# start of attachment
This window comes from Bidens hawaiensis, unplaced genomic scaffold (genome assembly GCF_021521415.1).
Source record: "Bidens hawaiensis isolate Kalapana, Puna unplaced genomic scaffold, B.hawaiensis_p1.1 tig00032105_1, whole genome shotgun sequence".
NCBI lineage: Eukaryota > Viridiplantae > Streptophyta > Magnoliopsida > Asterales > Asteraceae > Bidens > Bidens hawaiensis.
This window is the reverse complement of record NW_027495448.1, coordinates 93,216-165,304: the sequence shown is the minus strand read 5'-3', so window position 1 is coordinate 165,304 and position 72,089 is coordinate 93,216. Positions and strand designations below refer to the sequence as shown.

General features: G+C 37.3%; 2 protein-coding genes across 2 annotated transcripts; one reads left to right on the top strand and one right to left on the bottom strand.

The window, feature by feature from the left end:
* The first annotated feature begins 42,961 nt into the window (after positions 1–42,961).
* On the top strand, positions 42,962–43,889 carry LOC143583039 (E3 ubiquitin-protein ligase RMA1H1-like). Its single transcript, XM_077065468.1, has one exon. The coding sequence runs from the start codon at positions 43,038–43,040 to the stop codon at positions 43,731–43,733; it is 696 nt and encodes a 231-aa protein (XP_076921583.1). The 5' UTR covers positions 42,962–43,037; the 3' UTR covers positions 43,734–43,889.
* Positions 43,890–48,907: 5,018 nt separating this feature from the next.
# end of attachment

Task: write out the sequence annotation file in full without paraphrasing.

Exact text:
This window comes from Bidens hawaiensis, unplaced genomic scaffold (genome assembly GCF_021521415.1).
Source record: "Bidens hawaiensis isolate Kalapana, Puna unplaced genomic scaffold, B.hawaiensis_p1.1 tig00032105_1, whole genome shotgun sequence".
NCBI lineage: Eukaryota > Viridiplantae > Streptophyta > Magnoliopsida > Asterales > Asteraceae > Bidens > Bidens hawaiensis.
This window is the reverse complement of record NW_027495448.1, coordinates 93,216-165,304: the sequence shown is the minus strand read 5'-3', so window position 1 is coordinate 165,304 and position 72,089 is coordinate 93,216. Positions and strand designations below refer to the sequence as shown.

General features: G+C 37.3%; 2 protein-coding genes across 2 annotated transcripts; one reads left to right on the top strand and one right to left on the bottom strand.

The window, feature by feature from the left end:
* The first annotated feature begins 42,961 nt into the window (after positions 1–42,961).
* On the top strand, positions 42,962–43,889 carry LOC143583039 (E3 ubiquitin-protein ligase RMA1H1-like). Its single transcript, XM_077065468.1, has one exon. The coding sequence runs from the start codon at positions 43,038–43,040 to the stop codon at positions 43,731–43,733; it is 696 nt and encodes a 231-aa protein (XP_076921583.1). The 5' UTR covers positions 42,962–43,037; the 3' UTR covers positions 43,734–43,889.
* Positions 43,890–48,907: 5,018 nt separating this feature from the next.